The Government Accountability Office published this lengthy survey of “designated federal entities,” a term that include disparate entities from the Smithsonian Institution (21 USC 41), the National Archives and Records Administration (44 USC 2102), and the Securities and Exchange Commission (15 USC 789(d)).
The specific objectives of this report are to (1) describe and summarize the statutory structure of the governing bodies for each DFE organization and (2) describe the role of the IGs within the governance structure and relationship with management of their respective agencies (p. 2).
The report provides a brief description of the management or “governing body” structure of each of these entities, along with a list of the “accountability laws” (e.g., Freedom of Information Act, 5 USC 552) that each entity does or does not obey.
What is a DFE? Answer:
DFEs are the entities listed in the Inspector General Act of 1978 (IG Act), as amended, which requires the head of each entity to establish an office of inspector general (IG) and appoint an IG (p. 1).
The IG Act may be found in 5 USC Appendix.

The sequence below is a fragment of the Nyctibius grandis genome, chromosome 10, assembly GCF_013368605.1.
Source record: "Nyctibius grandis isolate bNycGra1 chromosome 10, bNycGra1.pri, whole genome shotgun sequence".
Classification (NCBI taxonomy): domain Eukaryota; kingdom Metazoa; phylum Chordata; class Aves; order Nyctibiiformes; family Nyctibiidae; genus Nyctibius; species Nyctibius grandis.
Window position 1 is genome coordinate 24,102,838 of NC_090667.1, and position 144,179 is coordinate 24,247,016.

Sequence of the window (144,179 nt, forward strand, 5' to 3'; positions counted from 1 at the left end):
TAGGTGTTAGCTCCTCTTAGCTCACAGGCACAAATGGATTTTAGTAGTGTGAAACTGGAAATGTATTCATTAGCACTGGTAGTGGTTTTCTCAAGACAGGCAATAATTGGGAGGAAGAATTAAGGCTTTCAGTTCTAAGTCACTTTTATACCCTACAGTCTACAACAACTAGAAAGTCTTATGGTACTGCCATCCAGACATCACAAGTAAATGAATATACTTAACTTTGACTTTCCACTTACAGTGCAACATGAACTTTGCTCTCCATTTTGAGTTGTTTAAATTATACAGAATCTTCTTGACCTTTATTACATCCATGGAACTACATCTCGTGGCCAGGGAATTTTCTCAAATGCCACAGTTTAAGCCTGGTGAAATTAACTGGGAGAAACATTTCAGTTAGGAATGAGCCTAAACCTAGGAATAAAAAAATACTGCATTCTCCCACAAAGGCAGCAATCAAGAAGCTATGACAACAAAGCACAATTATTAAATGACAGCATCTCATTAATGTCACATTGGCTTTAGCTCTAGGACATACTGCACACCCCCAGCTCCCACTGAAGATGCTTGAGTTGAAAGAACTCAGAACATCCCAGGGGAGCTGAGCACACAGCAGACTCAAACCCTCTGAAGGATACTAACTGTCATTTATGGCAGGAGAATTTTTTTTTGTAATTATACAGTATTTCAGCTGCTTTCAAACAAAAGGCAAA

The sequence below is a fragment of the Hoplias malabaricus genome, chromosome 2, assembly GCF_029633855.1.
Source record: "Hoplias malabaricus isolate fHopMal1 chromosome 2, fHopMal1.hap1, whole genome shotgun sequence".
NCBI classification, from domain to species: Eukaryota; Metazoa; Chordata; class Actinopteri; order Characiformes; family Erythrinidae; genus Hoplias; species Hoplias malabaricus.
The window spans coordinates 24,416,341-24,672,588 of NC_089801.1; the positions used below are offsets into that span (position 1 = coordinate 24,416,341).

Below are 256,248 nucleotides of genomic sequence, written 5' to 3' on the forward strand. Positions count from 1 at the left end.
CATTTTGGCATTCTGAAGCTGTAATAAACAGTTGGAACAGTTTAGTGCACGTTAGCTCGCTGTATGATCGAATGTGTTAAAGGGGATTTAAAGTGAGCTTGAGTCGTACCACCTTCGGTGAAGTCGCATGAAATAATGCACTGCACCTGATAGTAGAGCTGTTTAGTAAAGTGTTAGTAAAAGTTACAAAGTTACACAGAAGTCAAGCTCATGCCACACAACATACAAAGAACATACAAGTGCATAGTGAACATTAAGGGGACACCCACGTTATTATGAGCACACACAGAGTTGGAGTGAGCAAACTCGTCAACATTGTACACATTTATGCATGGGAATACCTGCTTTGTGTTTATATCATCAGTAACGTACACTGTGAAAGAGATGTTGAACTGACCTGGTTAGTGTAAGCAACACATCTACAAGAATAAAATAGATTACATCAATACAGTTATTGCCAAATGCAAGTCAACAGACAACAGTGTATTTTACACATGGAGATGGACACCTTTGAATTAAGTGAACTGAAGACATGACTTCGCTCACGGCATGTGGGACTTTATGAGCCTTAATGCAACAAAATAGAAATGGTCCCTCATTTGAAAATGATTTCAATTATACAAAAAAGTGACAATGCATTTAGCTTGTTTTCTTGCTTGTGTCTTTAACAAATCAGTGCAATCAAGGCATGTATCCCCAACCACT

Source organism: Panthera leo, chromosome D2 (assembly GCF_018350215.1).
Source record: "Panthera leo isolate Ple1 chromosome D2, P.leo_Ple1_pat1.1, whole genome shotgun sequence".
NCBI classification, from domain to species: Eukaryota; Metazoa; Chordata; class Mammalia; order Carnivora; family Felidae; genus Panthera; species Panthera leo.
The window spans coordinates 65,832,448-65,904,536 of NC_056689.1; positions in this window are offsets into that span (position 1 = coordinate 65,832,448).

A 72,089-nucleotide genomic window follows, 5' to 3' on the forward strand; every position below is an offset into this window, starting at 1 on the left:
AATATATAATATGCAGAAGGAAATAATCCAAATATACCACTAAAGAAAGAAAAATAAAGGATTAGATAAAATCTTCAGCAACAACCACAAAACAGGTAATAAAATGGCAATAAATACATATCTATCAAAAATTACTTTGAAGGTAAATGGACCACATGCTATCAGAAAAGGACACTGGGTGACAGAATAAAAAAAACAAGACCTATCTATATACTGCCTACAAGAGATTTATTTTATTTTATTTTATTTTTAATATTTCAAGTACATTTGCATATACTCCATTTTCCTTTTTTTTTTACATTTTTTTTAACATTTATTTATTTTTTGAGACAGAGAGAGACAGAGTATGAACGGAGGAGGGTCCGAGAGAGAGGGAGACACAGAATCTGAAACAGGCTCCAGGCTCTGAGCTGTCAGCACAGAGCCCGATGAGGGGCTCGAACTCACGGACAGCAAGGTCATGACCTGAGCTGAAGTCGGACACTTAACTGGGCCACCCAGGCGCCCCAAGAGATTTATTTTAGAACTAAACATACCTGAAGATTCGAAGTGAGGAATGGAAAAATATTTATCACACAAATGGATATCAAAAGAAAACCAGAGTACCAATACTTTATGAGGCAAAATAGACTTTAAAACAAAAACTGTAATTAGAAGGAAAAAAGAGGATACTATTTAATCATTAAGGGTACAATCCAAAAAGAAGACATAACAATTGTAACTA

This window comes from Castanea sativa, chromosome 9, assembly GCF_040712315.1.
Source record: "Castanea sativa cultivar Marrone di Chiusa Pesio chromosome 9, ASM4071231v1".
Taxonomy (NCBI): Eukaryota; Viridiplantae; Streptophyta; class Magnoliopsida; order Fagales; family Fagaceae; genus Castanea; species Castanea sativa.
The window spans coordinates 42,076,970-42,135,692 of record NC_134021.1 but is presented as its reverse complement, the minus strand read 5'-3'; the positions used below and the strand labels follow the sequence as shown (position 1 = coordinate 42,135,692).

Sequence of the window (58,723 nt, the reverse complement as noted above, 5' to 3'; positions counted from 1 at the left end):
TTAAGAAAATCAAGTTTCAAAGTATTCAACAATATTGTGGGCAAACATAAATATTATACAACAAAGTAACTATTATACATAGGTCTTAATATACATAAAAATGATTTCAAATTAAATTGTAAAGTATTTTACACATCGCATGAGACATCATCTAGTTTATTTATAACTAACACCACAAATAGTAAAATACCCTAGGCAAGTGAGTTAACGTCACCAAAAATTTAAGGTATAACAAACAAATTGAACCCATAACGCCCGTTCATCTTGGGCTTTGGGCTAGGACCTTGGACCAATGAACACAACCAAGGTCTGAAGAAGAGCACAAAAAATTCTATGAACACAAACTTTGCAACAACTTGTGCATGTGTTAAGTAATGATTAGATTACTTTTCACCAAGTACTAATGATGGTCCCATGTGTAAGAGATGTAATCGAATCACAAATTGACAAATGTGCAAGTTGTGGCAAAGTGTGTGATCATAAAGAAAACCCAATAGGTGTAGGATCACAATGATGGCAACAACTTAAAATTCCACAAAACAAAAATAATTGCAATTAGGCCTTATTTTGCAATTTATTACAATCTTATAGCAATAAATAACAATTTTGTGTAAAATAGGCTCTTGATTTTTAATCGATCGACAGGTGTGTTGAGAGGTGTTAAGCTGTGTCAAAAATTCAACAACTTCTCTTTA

The term “designated federal entity” was added to federal law by a 1988 amendment to the IG Act (5 USC APPENDIX 8G(a)(2)). The law does not clearly define the term; rather, it enumerates the entities that are to be labeled as “designated federal entities.”
Interestingly, in 5 USC Appendix 8G(a)(1) one finds the definition of the term “federal entity”:
the term “Federal entity” means any Government corporation (within the meaning of section 103(1) of title 5, United States Code), any Government controlled corporation (within the meaning of section 103(2) of such title), or any other entity in the executive branch of the Government, or any independent regulatory agency, but does not include [emphasis added]-
(A) an establishment (as defined under section 11(2) of this Act) or part of an establishment;
(B) a designated Federal entity (as defined under paragraph (2) of this subsection) or part of a designated Federal entity;
(C) the Executive Office of the President;
(D) the Central Intelligence Agency;
(E) the Government Accountability Office; or
(F) any entity in the judicial or legislative branches of the Government, including the Administrative Office of the United States Courts and the Architect of the Capitol and any activities under the direction of the Architect of the Capitol….
It would appear, then, that a “designated federal entity” is not a “federal entity.”
Source: Government Accountability Office, Designated Federal Entities: Survey of Governance Practices and the Inspector General Role, GAO-09-270 (Washington: GAO, April 2009).